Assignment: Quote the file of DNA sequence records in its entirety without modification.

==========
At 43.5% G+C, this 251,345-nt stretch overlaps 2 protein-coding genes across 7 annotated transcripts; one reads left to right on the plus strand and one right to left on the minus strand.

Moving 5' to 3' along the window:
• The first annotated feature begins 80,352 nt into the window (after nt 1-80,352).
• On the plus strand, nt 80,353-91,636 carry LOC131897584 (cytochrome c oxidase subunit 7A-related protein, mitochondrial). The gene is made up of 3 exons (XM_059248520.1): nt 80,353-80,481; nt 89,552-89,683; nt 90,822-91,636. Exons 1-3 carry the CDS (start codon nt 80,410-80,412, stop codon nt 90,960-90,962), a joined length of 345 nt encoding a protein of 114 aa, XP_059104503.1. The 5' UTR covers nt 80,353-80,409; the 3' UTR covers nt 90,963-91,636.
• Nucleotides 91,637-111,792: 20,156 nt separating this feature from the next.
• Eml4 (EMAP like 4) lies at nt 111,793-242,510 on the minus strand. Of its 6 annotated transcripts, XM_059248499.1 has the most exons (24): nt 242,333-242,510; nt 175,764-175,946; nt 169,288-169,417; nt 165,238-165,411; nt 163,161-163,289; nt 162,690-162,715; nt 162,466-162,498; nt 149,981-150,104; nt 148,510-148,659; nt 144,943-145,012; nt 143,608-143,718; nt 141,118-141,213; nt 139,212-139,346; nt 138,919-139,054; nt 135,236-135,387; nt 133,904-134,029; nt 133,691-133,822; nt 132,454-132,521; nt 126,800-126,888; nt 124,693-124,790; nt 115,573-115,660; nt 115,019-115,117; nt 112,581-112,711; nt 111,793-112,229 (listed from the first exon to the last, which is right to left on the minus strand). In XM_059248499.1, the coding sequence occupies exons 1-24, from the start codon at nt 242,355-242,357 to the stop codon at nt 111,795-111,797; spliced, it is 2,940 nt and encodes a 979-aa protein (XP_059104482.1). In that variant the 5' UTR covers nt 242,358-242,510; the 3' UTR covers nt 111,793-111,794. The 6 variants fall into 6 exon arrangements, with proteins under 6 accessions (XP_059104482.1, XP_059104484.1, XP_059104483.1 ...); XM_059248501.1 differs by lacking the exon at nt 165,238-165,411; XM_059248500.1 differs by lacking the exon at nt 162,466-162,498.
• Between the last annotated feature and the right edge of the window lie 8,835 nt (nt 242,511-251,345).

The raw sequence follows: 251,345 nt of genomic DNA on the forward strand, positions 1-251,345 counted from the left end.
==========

At 43.5% G+C, this 251,345-nt stretch overlaps 2 protein-coding genes across 7 annotated transcripts; one reads left to right on the plus strand and one right to left on the minus strand.

Moving 5' to 3' along the window:
• The first annotated feature begins 80,352 nt into the window (after nt 1-80,352).
• On the plus strand, nt 80,353-91,636 carry LOC131897584 (cytochrome c oxidase subunit 7A-related protein, mitochondrial). The gene is made up of 3 exons (XM_059248520.1): nt 80,353-80,481; nt 89,552-89,683; nt 90,822-91,636. Exons 1-3 carry the CDS (start codon nt 80,410-80,412, stop codon nt 90,960-90,962), a joined length of 345 nt encoding a protein of 114 aa, XP_059104503.1. The 5' UTR covers nt 80,353-80,409; the 3' UTR covers nt 90,963-91,636.
• Nucleotides 91,637-111,792: 20,156 nt separating this feature from the next.
• Eml4 (EMAP like 4) lies at nt 111,793-242,510 on the minus strand. Of its 6 annotated transcripts, XM_059248499.1 has the most exons (24): nt 242,333-242,510; nt 175,764-175,946; nt 169,288-169,417; nt 165,238-165,411; nt 163,161-163,289; nt 162,690-162,715; nt 162,466-162,498; nt 149,981-150,104; nt 148,510-148,659; nt 144,943-145,012; nt 143,608-143,718; nt 141,118-141,213; nt 139,212-139,346; nt 138,919-139,054; nt 135,236-135,387; nt 133,904-134,029; nt 133,691-133,822; nt 132,454-132,521; nt 126,800-126,888; nt 124,693-124,790; nt 115,573-115,660; nt 115,019-115,117; nt 112,581-112,711; nt 111,793-112,229 (listed from the first exon to the last, which is right to left on the minus strand). In XM_059248499.1, the coding sequence occupies exons 1-24, from the start codon at nt 242,355-242,357 to the stop codon at nt 111,795-111,797; spliced, it is 2,940 nt and encodes a 979-aa protein (XP_059104482.1). In that variant the 5' UTR covers nt 242,358-242,510; the 3' UTR covers nt 111,793-111,794. The 6 variants fall into 6 exon arrangements, with proteins under 6 accessions (XP_059104482.1, XP_059104484.1, XP_059104483.1 ...); XM_059248501.1 differs by lacking the exon at nt 165,238-165,411; XM_059248500.1 differs by lacking the exon at nt 162,466-162,498.
• Between the last annotated feature and the right edge of the window lie 8,835 nt (nt 242,511-251,345).

The raw sequence follows: 251,345 nt of genomic DNA on the forward strand, positions 1-251,345 counted from the left end.